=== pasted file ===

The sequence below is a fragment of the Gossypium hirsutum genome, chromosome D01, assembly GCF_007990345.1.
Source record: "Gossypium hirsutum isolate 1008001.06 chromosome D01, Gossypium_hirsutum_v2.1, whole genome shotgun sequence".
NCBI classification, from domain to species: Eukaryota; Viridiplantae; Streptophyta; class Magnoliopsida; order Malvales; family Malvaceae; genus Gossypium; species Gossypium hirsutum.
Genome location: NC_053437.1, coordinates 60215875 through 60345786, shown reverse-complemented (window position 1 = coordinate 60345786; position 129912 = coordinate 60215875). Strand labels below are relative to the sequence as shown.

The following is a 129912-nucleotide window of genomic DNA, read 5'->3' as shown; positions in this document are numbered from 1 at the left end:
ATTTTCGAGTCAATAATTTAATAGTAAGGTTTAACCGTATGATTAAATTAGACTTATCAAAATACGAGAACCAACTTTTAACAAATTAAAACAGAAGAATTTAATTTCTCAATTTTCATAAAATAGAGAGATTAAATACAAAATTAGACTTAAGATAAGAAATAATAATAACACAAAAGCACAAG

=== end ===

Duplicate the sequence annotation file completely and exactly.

The sequence below is a fragment of the Gossypium hirsutum genome, chromosome D01, assembly GCF_007990345.1.
Source record: "Gossypium hirsutum isolate 1008001.06 chromosome D01, Gossypium_hirsutum_v2.1, whole genome shotgun sequence".
NCBI classification, from domain to species: Eukaryota; Viridiplantae; Streptophyta; class Magnoliopsida; order Malvales; family Malvaceae; genus Gossypium; species Gossypium hirsutum.
Genome location: NC_053437.1, coordinates 60215875 through 60345786, shown reverse-complemented (window position 1 = coordinate 60345786; position 129912 = coordinate 60215875). Strand labels below are relative to the sequence as shown.

The following is a 129912-nucleotide window of genomic DNA, read 5'->3' as shown; positions in this document are numbered from 1 at the left end:
ATTTTCGAGTCAATAATTTAATAGTAAGGTTTAACCGTATGATTAAATTAGACTTATCAAAATACGAGAACCAACTTTTAACAAATTAAAACAGAAGAATTTAATTTCTCAATTTTCATAAAATAGAGAGATTAAATACAAAATTAGACTTAAGATAAGAAATAATAATAACACAAAAGCACAAG